Wind farms emerging inland and offshore, larger turbines drive windmill blade demand

04-Aug-10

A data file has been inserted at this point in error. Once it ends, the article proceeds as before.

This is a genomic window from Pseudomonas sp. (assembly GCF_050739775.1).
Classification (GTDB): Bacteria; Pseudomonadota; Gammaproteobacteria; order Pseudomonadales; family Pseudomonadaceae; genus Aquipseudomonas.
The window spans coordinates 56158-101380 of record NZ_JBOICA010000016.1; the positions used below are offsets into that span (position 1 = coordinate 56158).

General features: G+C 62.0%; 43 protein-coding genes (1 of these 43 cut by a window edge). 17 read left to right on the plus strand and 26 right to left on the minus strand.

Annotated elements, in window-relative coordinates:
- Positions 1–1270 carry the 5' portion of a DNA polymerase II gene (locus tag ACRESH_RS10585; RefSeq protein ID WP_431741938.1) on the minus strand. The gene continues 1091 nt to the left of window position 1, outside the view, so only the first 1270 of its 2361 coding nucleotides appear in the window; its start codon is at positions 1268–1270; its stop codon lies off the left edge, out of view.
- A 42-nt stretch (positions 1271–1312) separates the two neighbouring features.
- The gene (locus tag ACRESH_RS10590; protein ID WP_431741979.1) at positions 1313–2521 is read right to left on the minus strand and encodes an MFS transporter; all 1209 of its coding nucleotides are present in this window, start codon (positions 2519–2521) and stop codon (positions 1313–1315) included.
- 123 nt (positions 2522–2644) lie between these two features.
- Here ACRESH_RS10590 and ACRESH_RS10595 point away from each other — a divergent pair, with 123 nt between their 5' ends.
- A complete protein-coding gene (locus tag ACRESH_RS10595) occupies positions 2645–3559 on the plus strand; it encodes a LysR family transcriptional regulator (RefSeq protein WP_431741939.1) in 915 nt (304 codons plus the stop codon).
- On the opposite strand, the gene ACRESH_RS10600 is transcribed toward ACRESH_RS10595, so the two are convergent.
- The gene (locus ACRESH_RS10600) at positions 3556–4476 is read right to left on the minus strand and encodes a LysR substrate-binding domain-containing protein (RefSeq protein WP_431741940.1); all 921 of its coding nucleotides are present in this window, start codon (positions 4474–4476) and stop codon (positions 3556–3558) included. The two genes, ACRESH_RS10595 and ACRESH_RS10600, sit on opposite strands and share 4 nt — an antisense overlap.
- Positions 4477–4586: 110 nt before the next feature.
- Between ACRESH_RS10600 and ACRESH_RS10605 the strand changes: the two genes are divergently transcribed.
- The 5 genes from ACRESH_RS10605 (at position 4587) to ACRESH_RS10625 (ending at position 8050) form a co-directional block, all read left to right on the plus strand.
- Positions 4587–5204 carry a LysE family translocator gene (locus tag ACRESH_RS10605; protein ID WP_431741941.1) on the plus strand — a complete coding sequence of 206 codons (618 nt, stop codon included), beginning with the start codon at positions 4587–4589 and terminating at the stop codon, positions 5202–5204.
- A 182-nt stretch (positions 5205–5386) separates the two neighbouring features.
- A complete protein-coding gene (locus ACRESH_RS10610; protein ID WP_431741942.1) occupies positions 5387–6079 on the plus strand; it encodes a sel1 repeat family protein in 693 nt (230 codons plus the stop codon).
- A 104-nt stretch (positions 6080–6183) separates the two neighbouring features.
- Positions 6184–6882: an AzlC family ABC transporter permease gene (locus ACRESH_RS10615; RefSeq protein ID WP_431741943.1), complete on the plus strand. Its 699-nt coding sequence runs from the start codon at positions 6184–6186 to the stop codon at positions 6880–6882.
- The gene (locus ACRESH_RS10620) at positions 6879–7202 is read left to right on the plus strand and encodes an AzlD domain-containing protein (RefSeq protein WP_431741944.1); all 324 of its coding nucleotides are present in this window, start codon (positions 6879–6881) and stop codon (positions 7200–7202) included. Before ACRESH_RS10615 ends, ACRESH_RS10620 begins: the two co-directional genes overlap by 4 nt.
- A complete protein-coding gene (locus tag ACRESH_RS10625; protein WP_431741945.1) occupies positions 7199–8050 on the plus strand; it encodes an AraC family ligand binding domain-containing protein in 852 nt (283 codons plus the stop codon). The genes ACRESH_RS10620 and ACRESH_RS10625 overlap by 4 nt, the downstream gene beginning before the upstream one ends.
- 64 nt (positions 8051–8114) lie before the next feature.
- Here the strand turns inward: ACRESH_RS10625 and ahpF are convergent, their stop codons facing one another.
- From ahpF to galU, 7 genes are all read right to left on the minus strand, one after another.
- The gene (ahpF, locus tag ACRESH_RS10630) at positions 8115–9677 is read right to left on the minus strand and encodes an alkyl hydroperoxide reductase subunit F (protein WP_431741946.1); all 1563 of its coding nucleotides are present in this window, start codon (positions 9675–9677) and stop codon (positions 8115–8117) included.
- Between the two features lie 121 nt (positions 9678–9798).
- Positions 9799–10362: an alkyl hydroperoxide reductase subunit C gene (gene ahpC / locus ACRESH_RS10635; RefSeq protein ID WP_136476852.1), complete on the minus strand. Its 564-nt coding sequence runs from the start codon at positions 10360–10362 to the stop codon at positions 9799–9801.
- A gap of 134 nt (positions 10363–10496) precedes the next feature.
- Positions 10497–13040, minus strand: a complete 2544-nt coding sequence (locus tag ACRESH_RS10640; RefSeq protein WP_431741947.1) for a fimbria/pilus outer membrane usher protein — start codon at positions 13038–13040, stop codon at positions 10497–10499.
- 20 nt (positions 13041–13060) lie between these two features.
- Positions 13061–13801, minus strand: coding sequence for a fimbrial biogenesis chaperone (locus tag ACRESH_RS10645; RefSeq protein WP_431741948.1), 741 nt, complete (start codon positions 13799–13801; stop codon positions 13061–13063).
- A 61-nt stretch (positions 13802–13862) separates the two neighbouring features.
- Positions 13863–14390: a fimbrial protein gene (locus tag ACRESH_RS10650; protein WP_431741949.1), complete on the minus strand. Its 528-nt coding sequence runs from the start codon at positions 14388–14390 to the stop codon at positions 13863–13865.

As wind farms spring up inland and offshore and turbines get larger, so demand is increasing on windmill blade manufacturers. This will be discussed at the new AMI global conference on Wind Turbine Blade Manufacture, which takes place 7-9 December 2010 in Düsseldorf. The event starts with a review by LM Wind Power of blade requirements for increasing energy output. Win Wind Power Energy is a leading manufacturer in India and will outline the set up of new plant. The global economic downturn has placed pressures on the industry to keep costs down and provide higher performance blades in terms of weatherability and durability. There have been well-documented cases of failure and these are being studied so that expensive shut downs can be reduced or, ideally, avoided. Vestas Wind Systems has the mission statement that Failure is not an option and is moving to Six Sigma targets of 3.4 defects per million opportunities by 2015. In North America, Clipper Windpower has in turn developed robust manufacturing of MW blades. In terms of design, Knight and Carver Wind Group has a sweep twist adaptive rotor-passive load control, developed to meet the current needs. The intensive manual nature of production is under scrutiny as automation could reduce time and improve quality. Efficient, low energy, automated systems have been set up by Solent Composite Systems. In Denmark Fiberline Composites has researched more efficient methods for production of blade subcomponents. EireComposites Teo is involved in cutting edge research using high temperature tooling and VOC-free reactive polymer composites. The larger blade size has brought design and manufacturing challenges, from cure times to the choice of reinforcement. The time for resin to infuse can be an issue in large blades and BASF has been addressing this with new epoxy systems. Owens Corning will describe the latest cost reduction methods for using glass fibre. Carbon fibre offers some benefits over glass fibre but comes at a higher price. SGL Rotec and SGL Technologies will outline the use of carbon fibre composites in blades from the unique combined perspectives of a blade maker and a carbon fibre supplier. Core materials are also under scrutiny and a new cellular core is being developed by blade manufacturer Euros Entwicklungsgesellschaft fuer Windkraftanlagen. As blades have increased in size so has the potential for error in manufacturing – Vesper is looking at process monitoring and control in production. One of the world’s leading research centres, Ris? DTU, has studied the permissible levels of defects during manufacturing. NAREC in the UK, where the wind market is expected to expand rapidly, is carrying out fatigue and static testing of blades for 5MW plus turbines to international standards. There is extensive work in blade maintenance worldwide. CP Max Rotortechnik is in this business and has reviewed the damage to turbine blades on wind farms and the causes. There are global research projects on factors such as icing of blades and the latest work will be highlighted by Windren. Lightning is another common problem in the field and international standards are in place for blades – this will be reviewed by TestingLabs of Denmark. Experts from top wind turbine and blade manufacturing companies will be speaking at Wind Turbine Blade Manufacture 2010. The conference offers a meeting point for the industry to debate business trends and improvements in materials and production. It provides a unique opportunity to network with the wide range of professionals who work with and produce wind turbine blades worldwide.
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